The eighteenth century developed a new range of concepts around madness. In the sixteenth century, the secrecy of madness related it to sin and animality. In the eighteenth century, madness was situated in a place where man's relations to time, sentiment and other people were altered. Madness no longer related to nature or the fall of Adam and Eve but to a new order in which man had an idea of history, and in which the alienation of the physician and the philosopher operated.


Here, Foucault deals with the reorganization of the relationship between unreason and madness. Rameau's Nephew is a work by the French philosopher Denis Diderot (1713–1784), which represents the turbulent and romantic character of its protagonist in a dialogue with the author. Confinement still exists in the latter part of the classical period, but unreason reappears within it. This movement acknowledges the closeness of reason and unreason. As with Rameau's Nephew, the world debates and interrogates madmen to see if they knew hidden truths.

Fear developed at the same time, however. The fear of leprosy with which Foucault begins Madness and Civilization mutated into a fear of the whole structure of confinement, not just of the madman. The fact that they were partly fears of the diseases that madmen could transmit involved doctors in the process of confinement. Again, however, Foucault emphasizes that madness was not a medical matter. The doctor protected madmen and the public, but did not create or define madness in any way.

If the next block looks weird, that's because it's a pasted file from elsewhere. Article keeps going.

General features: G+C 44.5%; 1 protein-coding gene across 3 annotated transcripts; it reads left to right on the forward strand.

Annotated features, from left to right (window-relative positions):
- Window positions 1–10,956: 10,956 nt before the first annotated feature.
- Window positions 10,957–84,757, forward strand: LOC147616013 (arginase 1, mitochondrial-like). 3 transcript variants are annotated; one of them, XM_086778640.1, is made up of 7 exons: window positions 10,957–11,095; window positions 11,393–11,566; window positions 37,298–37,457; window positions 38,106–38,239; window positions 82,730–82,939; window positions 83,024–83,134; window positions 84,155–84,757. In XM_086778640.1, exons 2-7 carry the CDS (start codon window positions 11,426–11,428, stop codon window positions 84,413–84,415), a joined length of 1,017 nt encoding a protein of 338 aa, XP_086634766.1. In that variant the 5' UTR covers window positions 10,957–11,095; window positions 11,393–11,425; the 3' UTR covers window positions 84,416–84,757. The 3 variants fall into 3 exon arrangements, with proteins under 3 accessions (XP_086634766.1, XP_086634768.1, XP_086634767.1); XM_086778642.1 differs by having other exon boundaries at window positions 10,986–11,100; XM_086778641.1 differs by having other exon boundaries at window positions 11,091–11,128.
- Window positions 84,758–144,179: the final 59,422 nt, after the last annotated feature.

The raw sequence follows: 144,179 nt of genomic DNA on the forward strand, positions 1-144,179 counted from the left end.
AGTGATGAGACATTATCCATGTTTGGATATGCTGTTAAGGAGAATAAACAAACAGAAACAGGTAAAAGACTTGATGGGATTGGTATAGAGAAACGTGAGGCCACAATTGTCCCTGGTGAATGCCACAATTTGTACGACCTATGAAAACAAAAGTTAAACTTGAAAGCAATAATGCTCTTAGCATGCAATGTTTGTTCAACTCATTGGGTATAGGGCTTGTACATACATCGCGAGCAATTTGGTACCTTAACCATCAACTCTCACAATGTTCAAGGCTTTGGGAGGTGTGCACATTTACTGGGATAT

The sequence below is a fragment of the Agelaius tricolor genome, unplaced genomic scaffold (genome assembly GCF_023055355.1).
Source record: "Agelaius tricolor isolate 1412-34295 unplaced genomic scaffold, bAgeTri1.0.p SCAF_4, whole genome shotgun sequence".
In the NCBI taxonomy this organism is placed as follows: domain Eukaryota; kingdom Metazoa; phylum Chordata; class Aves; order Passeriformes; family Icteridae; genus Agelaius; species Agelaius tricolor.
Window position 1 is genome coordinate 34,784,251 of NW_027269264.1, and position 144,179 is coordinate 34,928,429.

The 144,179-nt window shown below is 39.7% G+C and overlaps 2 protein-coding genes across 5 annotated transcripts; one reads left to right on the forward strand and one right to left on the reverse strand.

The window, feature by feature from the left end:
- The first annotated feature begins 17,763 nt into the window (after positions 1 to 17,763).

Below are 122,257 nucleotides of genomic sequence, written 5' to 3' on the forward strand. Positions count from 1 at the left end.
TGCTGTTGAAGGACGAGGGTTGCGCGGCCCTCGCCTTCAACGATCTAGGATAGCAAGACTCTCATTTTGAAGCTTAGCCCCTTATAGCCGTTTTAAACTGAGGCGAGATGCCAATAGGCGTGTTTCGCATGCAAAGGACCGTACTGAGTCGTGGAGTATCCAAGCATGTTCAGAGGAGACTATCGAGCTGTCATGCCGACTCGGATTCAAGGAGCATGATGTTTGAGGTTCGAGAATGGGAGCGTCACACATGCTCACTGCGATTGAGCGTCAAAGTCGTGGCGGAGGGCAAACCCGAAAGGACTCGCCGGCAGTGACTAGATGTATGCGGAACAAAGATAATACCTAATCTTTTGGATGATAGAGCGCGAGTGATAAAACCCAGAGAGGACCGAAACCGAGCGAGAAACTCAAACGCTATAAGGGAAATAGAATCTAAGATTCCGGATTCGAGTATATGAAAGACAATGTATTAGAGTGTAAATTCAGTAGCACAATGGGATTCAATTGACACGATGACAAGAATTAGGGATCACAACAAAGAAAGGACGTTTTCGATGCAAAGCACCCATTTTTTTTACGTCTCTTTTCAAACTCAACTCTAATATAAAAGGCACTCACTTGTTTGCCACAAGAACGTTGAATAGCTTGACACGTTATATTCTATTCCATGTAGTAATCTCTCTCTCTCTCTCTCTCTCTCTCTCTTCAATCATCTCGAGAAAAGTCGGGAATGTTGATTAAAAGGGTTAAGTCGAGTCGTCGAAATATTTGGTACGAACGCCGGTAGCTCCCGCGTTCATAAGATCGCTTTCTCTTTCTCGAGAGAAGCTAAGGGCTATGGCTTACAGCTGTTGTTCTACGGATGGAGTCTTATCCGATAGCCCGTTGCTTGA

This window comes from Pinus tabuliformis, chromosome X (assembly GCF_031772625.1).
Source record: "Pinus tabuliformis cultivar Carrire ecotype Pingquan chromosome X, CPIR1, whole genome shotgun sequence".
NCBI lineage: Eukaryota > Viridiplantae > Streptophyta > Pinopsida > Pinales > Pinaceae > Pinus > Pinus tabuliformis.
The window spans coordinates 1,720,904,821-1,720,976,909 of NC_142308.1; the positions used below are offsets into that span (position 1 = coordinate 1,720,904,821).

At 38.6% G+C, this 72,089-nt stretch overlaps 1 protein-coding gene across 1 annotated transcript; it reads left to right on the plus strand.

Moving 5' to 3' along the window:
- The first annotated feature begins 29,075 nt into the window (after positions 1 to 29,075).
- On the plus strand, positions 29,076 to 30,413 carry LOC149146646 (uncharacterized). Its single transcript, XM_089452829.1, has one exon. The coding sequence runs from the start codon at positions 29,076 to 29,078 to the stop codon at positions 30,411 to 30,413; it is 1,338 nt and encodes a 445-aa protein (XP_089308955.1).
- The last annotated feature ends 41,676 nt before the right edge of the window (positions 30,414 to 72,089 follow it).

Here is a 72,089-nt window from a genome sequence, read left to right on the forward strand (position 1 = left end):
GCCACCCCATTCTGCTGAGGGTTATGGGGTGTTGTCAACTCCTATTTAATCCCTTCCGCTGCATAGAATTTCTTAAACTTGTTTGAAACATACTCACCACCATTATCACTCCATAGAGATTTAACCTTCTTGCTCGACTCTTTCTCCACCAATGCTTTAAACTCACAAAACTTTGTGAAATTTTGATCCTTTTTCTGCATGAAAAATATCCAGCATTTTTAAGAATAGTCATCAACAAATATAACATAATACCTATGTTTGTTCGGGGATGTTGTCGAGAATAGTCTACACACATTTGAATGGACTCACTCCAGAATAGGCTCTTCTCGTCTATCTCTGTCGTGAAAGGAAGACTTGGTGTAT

The reform movement that Foucault describes aimed to purify the place where madness was confined, just as earlier treatments tried to purify the madman's body. This was perhaps a good idea given squalid conditions of most houses of confinement at the time. Houses of confinement became reservoirs of disease, but also of imagery. Secret, hidden and dangerous things were locked away there. The Marquis de Sade, in whom Foucault took a particular interest, is a good example of this fantastic horror. He was a madman and a libertine, confined at his family's request, who recorded his violent, erotic fantasies in works such as 120 Days of Sodom. His private delirious discourse was eventually published; in this case, secret fantasies leaked out of confinement.

Unreason adopted fantastic forms. Foucault argues that confinement preserved such fantastic imagery by separating it from the world. Madness and unreason intertwine at this point; it becomes difficult to divide the two concepts. But madness increasingly becomes a cultural phenomenon, related to society, time and human lifestyles. The relationship between madness and civilization emerges as a theme, madness is related to external factors, and becomes a disease of society.

Montesquieu, the author of the famous eighteenth century work The Spirit of the Laws, established the link between politics and forms of government and external factors such as climate and geography. Foucault extends and develops this interpretation into a political and economic explanation of madness. He argues that Montesquieu represents the beginning of a theoretical approach to madness that sees it as dependent on the kind of society in which it exists. Religion is another social and economic factor influencing madness that was first recognized at this time.

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